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Despite inflation and rising interest rates, the U.S. economy is still strong

STEVE INSKEEP, HOST:

Inflation eased a bit last month, although prices are still climbing more quickly than most people would like. Despite inflation and despite rising interest rates, the U.S. economy is still strong. It grew more quickly than we thought in the first few months of the year. And one big reason is that people have continued spending money. NPR's Scott Horsley has been talking with people about that. Scott, good morning.

SCOTT HORSLEY, BYLINE: Good morning, Steve.

INSKEEP: OK. So personal spending is the biggest driver of the U.S. economy. So how's the driver feeling behind the wheel?

HORSLEY: You know, spending has held up surprisingly well despite inflation and concerns about a possible recession on the horizon. Yesterday, the Commerce Department reported that personal spending jumped at an annual rate of more than 4% in the first three months of the year. That was the sharpest increase since the spring of 2021, back when we were just starting to get widespread vaccinations. We know that spending took another big jump in April, but this morning we learned that spending rose only a little bit in May. So people are making some adjustments. I talked with Claudine Marcantonio, who's an academic advisor at Brooklyn College. Her husband manages a swimming pool. She says they have noticed price breaks on some items, but their overall grocery bill is still pretty high.

CLAUDINE MARCANTONIO: I have noticed that prices for certain things have been going down. Like, eggs was really high for some time. A lot of different things were really high. And I've noticed that it's been coming down, but I'm definitely still paying a good amount. But I have to feed my family, so...

HORSLEY: According to the Commerce Department's inflation yardstick, overall prices were up 3.8% in May from a year ago.

INSKEEP: OK.

HORSLEY: That's a smaller increase than in April. But so-called core inflation, which is closely watched by the Federal Reserve, is still pretty sticky. It was 4.6% in May, down just very slightly from the month before.

INSKEEP: Are people's incomes growing rapidly enough to keep up with that amount of inflation?

HORSLEY: You know, income did grow faster than spending last month, which is good. So people were able to sock away a little more money. But that is not always the case. In April, for example, spending increased twice as fast as income. Like many people, Marcantonio says she's relying more on credit cards now just to cover daily expenses.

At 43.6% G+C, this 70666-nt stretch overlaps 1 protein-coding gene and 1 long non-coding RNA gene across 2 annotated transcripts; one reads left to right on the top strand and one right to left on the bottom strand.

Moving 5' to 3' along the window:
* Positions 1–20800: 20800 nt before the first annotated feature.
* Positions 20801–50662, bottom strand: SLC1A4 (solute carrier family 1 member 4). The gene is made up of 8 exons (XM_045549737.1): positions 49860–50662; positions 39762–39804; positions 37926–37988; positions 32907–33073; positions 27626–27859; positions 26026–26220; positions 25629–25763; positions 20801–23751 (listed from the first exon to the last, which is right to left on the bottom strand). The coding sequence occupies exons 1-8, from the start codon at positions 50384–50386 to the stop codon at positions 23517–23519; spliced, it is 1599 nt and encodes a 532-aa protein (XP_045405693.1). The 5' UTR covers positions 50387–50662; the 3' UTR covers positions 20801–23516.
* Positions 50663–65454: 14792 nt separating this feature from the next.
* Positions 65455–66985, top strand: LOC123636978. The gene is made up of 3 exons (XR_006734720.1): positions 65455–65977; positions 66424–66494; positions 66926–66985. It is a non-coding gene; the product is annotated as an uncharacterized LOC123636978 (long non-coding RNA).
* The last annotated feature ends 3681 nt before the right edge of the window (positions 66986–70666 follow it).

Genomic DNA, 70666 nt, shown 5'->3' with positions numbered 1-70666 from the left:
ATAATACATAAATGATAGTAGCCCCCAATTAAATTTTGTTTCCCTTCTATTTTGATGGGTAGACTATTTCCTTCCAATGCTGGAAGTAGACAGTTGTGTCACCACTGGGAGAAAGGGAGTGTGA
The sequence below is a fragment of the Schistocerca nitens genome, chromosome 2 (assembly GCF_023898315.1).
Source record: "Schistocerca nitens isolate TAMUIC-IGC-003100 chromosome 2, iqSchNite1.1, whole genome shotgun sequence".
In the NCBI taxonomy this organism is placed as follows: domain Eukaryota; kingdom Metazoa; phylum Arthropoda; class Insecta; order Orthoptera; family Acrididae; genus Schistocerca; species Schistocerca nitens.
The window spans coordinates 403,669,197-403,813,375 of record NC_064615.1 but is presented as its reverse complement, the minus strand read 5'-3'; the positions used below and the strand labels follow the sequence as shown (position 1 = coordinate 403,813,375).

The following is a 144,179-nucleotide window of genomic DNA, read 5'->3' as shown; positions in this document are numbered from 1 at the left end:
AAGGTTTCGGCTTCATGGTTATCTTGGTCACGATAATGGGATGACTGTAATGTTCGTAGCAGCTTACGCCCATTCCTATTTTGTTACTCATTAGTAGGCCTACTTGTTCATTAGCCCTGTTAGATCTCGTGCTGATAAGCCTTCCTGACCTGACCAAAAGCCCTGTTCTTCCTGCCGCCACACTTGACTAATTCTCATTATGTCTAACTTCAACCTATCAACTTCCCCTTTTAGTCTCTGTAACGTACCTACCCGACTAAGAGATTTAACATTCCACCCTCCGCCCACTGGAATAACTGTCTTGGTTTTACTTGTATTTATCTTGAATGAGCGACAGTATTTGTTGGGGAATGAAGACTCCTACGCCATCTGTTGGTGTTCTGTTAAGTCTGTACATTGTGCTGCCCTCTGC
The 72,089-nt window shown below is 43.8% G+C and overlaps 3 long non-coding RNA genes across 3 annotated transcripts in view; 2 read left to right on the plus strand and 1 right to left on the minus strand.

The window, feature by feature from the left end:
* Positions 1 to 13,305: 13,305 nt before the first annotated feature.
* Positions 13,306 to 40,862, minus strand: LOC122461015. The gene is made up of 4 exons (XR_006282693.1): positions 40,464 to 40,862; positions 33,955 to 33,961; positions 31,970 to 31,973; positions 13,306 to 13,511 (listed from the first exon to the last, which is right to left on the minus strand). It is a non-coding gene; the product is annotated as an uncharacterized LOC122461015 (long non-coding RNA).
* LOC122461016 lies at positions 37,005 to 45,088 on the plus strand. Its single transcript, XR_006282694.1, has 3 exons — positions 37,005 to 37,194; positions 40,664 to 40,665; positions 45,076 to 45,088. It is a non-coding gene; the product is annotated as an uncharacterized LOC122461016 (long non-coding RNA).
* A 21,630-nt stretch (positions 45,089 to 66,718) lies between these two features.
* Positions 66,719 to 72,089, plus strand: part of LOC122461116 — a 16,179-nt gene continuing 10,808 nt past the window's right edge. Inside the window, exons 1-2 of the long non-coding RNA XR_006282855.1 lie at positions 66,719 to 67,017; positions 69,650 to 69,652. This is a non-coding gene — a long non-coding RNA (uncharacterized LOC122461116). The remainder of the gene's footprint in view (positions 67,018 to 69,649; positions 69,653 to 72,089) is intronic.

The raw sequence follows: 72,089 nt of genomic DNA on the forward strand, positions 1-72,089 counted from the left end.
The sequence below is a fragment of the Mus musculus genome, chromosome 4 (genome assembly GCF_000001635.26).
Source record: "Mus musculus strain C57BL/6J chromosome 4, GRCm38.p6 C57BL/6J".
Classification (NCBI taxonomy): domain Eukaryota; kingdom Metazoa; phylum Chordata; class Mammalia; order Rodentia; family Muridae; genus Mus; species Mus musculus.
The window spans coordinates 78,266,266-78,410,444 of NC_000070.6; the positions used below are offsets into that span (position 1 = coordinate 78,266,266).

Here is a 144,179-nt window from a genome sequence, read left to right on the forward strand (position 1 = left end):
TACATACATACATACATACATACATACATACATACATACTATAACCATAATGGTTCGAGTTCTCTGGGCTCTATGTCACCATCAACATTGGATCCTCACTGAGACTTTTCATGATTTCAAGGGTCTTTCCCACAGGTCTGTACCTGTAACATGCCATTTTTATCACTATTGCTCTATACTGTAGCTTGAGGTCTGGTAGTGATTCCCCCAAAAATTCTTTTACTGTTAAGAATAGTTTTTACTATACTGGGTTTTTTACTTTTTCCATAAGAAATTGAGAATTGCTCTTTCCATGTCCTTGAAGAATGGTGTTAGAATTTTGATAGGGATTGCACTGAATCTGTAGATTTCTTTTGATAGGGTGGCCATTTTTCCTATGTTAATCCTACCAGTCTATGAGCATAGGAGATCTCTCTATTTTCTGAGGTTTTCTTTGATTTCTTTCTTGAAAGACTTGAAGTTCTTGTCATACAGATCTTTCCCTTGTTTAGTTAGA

MARCANTONIO: Now I'm back to using my credit cards for, like, basic things, and it's a little bit uncomfortable when that happens. I don't want it to get out of hand.

HORSLEY: Credit card debt has been on the rise in recent months. And with today's interest rates, that debt is expensive. According to the bank rate, the average interest rate on credit cards is now above 20%...

INSKEEP: Wow.

HORSLEY: ...Which is an all-time high.

INSKEEP: Are people cutting costs?

HORSLEY: Yeah. You know, two years into this period of rising prices, people have been finding ways to save money. Maybe they're shopping more at discount stores. Some folks are juggling their streaming services, you know, dropping one or two when they're in between TV seasons. Marcantonio says she tries to avoid what she calls frivolous expenses, like getting her nails done. But she did decide to splurge this weekend on a family trip home to Jamaica, where she's celebrating her 40th birthday.

MARCANTONIO: This is going to be the first time that my daughter will be there. And since things are getting a little better with COVID, I wanted to make that trip. But everything's charged just because it was just so expensive.

HORSLEY: Overall, people spent less money on stuff in May but more on services, including travel. But people are still spending, and that's a big reason the economy keeps humming along for now.

INSKEEP: Well, Scott, get out there and make some good purchases, OK?

HORSLEY: Thanks, Steve.

INSKEEP: NPR's Scott Horsley. Transcript provided by NPR, Copyright NPR.

NPR transcripts are created on a rush deadline by an NPR contractor. This text may not be in its final form and may be updated or revised in the future. Accuracy and availability may vary. The authoritative record of NPR’s programming is the audio record.

Steve Inskeep is a host of NPR's Morning Edition, as well as NPR's morning news podcast Up First.
Scott Horsley is NPR's Chief Economics Correspondent. He reports on ups and downs in the national economy as well as fault lines between booming and busting communities.